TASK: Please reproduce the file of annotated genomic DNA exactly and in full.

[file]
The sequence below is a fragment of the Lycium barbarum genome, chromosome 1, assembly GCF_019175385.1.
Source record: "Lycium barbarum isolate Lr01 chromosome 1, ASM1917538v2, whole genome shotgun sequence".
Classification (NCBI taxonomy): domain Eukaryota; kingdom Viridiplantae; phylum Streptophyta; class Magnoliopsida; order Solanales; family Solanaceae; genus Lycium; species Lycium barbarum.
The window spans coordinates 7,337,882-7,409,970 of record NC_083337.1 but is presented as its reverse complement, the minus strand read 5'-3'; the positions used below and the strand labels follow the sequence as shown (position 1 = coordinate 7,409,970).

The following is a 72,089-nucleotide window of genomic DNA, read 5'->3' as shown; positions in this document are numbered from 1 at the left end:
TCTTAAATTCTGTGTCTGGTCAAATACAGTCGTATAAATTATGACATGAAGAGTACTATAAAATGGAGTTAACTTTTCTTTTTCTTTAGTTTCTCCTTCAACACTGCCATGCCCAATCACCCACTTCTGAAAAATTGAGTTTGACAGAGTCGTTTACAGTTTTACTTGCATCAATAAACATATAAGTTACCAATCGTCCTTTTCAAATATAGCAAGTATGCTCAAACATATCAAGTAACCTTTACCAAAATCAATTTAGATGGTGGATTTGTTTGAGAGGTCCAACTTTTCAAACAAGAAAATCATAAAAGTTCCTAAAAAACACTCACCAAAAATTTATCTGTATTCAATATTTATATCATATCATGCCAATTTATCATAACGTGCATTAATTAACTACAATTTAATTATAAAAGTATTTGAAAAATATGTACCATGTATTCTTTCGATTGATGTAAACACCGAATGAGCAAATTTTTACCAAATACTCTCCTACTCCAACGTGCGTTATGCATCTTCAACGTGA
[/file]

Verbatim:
The sequence below is a fragment of the Lycium barbarum genome, chromosome 1, assembly GCF_019175385.1.
Source record: "Lycium barbarum isolate Lr01 chromosome 1, ASM1917538v2, whole genome shotgun sequence".
Classification (NCBI taxonomy): domain Eukaryota; kingdom Viridiplantae; phylum Streptophyta; class Magnoliopsida; order Solanales; family Solanaceae; genus Lycium; species Lycium barbarum.
The window spans coordinates 7,337,882-7,409,970 of record NC_083337.1 but is presented as its reverse complement, the minus strand read 5'-3'; the positions used below and the strand labels follow the sequence as shown (position 1 = coordinate 7,409,970).

The following is a 72,089-nucleotide window of genomic DNA, read 5'->3' as shown; positions in this document are numbered from 1 at the left end:
TCTTAAATTCTGTGTCTGGTCAAATACAGTCGTATAAATTATGACATGAAGAGTACTATAAAATGGAGTTAACTTTTCTTTTTCTTTAGTTTCTCCTTCAACACTGCCATGCCCAATCACCCACTTCTGAAAAATTGAGTTTGACAGAGTCGTTTACAGTTTTACTTGCATCAATAAACATATAAGTTACCAATCGTCCTTTTCAAATATAGCAAGTATGCTCAAACATATCAAGTAACCTTTACCAAAATCAATTTAGATGGTGGATTTGTTTGAGAGGTCCAACTTTTCAAACAAGAAAATCATAAAAGTTCCTAAAAAACACTCACCAAAAATTTATCTGTATTCAATATTTATATCATATCATGCCAATTTATCATAACGTGCATTAATTAACTACAATTTAATTATAAAAGTATTTGAAAAATATGTACCATGTATTCTTTCGATTGATGTAAACACCGAATGAGCAAATTTTTACCAAATACTCTCCTACTCCAACGTGCGTTATGCATCTTCAACGTGA